From Arabic to Iranian: How A Medieval Physician Changed How Medicine Was Taught

Ismā‘īl ibn Ḥasan Jurjānī (1042–1136 CE), known popularly as Hakim Jurjānī, was one of the most famous Iranian physicians in the 1100s. Since the time of the Arabic conquests, Iranians wrote scientific books in Arabic. It was the lingua franca of the educated and the elite. Jurjānī's medical encyclopedia, Zakhīrah-i Khvārazm’Shāhī ("The Treasure of Khvarazm’Shah") was the first major medical book in post-Islamic Iran written in Persian. Although the alphabet was Arabic.

Jurjānī's textbook soon became a primary resource for Iranian physicians, used for many centuries. It had ten parts, similar to Ibn Sina's earlier "The Canon of Medicine," and was often written with illustrations. The above illustration shows a skeleton as a medieval Iranian physician would have learned it.

The chrysanthemum was brought to Japan around the beginning of the Heian period (794−1185). By the Edo period (1600 - 1868) hundreds of types of chrysanthemums were being cultivated. These pages come from Gakiku, the first picture book of chrysanthemums published in Japan, in 1691. Its beautiful illustrations and Chinese-style poems introduced readers to 100 different varieties of the flower.

Have you heard of the “Blythe Intaglios”?

In 1932, pilot George Palmer was flying from Las Vegas to Blythe, Calif., when he saw drawings sketched on the desert. Someone had scraped away the dark surface soil to draw three human figures, two four-legged animals, and a spiral.

Like the more famous Nazca Lines in Peru, the Blythe Intaglios had gone unnoticed for so long because they were too big! The largest is over 170 feet long. Much too big to be seen from the ground. No local Native American group claims to have made them; radiocarbon dating places their creation between 900 BCE and 1200 CE.

This Remote Part of England Was Uniquely Terrified of Zombies

Residents of North Yorkshire, from the 1000s to the 1300s, were extremely afraid of the dead rising again to attack the living. So afraid, in fact, that villagers would dismember, decapitate, burn, and otherwise mutilate the corpses of their friends and neighbors before burying them. They generally mutilated the bodies shortly after they died, when the bones were still soft. Imagine doing that to your grandma!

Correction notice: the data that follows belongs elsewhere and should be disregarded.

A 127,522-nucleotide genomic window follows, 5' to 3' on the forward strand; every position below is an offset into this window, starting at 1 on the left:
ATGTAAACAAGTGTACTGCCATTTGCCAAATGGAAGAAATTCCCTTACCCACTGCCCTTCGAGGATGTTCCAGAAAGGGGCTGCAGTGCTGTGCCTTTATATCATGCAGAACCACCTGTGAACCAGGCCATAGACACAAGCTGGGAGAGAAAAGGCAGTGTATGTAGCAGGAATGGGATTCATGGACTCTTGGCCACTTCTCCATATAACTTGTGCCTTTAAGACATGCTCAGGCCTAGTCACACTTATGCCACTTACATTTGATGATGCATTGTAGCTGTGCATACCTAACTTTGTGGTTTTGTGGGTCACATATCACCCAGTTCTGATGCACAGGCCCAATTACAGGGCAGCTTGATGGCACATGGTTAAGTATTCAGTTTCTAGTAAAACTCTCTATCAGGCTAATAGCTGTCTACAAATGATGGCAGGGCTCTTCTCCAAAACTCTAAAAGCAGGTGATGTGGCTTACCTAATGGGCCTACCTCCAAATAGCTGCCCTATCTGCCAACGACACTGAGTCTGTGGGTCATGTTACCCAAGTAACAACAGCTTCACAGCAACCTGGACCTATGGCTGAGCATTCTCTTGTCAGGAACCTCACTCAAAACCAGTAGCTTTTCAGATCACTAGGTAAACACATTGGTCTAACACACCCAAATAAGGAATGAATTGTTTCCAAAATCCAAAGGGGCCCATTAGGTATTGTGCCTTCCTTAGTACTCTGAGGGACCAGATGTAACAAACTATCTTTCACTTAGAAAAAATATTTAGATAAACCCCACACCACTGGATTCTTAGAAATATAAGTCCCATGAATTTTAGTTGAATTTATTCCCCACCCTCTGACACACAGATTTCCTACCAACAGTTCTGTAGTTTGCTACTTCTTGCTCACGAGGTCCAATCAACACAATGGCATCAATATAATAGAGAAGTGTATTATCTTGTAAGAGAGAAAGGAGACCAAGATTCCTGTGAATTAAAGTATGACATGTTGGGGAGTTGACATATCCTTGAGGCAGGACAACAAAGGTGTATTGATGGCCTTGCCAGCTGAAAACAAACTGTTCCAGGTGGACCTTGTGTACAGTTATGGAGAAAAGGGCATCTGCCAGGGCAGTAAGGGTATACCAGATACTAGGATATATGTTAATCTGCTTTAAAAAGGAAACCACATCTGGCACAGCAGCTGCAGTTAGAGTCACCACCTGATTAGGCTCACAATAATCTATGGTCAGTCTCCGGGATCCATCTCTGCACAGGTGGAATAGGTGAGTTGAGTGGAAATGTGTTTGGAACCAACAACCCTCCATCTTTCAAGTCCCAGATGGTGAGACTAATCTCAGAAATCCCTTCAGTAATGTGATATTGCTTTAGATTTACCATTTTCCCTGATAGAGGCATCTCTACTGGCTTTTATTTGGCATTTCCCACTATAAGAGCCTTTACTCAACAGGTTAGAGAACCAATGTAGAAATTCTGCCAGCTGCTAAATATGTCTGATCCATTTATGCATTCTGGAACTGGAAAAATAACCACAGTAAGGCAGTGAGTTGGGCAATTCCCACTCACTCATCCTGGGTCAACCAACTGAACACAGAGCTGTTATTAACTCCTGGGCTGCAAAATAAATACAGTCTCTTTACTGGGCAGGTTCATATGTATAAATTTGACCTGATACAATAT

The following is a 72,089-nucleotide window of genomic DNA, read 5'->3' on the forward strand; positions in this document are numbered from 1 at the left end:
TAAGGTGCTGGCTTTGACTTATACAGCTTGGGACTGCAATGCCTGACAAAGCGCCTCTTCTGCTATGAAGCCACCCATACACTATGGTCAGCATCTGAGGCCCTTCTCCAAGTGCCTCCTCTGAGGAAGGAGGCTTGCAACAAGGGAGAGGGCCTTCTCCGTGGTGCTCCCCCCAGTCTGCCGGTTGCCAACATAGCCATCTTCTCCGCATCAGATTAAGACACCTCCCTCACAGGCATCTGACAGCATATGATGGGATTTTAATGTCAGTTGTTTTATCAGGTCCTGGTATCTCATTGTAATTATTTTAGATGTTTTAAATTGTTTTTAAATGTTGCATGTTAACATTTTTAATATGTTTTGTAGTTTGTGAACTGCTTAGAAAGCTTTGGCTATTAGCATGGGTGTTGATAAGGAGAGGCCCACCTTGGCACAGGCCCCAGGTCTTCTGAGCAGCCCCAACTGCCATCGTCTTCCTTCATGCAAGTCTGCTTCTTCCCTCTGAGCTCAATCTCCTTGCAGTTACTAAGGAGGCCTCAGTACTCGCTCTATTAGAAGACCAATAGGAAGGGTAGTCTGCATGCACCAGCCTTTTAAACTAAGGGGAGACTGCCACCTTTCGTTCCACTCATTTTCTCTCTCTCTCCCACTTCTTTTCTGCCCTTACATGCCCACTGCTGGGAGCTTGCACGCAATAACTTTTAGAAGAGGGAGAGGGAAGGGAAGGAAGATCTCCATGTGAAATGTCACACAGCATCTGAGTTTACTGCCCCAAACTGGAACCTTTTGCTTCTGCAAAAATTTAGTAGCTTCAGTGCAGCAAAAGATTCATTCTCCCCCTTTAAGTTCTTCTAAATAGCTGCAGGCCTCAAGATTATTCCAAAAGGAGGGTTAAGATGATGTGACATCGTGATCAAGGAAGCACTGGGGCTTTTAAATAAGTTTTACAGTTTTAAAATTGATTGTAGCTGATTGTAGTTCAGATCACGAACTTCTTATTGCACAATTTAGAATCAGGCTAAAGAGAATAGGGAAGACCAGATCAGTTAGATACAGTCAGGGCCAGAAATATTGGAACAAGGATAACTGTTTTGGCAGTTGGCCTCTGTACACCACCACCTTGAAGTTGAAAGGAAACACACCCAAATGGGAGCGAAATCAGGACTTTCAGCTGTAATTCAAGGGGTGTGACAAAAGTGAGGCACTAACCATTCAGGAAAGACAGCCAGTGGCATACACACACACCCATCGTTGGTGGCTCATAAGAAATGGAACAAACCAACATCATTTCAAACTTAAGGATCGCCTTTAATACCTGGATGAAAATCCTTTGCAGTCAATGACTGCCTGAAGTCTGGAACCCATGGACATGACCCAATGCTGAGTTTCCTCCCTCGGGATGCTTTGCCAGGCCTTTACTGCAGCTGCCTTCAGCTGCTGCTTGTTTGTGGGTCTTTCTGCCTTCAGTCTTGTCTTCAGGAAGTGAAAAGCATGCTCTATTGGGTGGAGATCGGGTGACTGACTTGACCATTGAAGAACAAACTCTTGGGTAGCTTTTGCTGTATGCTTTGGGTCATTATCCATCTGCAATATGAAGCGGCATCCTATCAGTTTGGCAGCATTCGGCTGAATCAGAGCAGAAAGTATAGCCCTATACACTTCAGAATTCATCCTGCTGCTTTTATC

The First Russian State Was...Ukrainian?

Ukraine's history is intertwined with Russia's history. The first Russian state, the Kievan Rus (800s to 1200s CE), headed by the Rurik dynasty, was centered in Kiev, the capital of modern Ukraine. Through the Russian Revolution in 1917, the tsars of Russia claimed to be descended from Rurik.

Carnival, the Catholic holiday, probably comes from the word for "meat" in some way, which is "caro" in Classical Latin and “carne” in Medieval Latin. It was the last time that people could eat meat before the start of Lent, when meat was forbidden for 40 days.

Where Does Leprosy Come From?

Leprosy may have originated in Europe -- not Asia, as previously thought. An international team of researchers sampled about 90 different skeletons bearing the telltale deformations of leprosy. The skeletons were unearthed in Europe, and have been dated to between 400 and 1400 CE.

From the bones, the scientists reconstructed ten new genomes of medieval Mycobacterium leprae, in addition to the one or two strains already known to have been circulating in medieval Europe. All the strains of the leprosy bacterium were in fact present in medieval Europe, which strongly suggests leprosy originated closer to Europe than previously thought. Higher diversity is present near an area of origin - this is true of languages, humans, and apparently, leprosy. The new results suggest that leprosy came from someplace closer to Europe, like south-eastern Europe or western Asia.

The oldest strain was detected in a skeleton found in Great Chesterford, Essex, in southeast England, which has been dated to between 415 and 545 CE. This is the same strain found in modern-day red squirrels!

  • <
  • 3
  • 4
  • 5
  • >
  • Leave us a message

    HISTORICAL NON-FICTION

    By Lillian Audette

    This blog is a collection of the interesting, the weird, and sometimes the need-to-know about history, culled from around the internet. It has pictures, it has quotes, it occasionally has my own opinions on things. If you want to know more about anything posted, follow the link at the "source" on the bottom of each post. And if you really like my work, buy me a coffee or become a patron!

    Website design and coding by the Amalgama

    About us X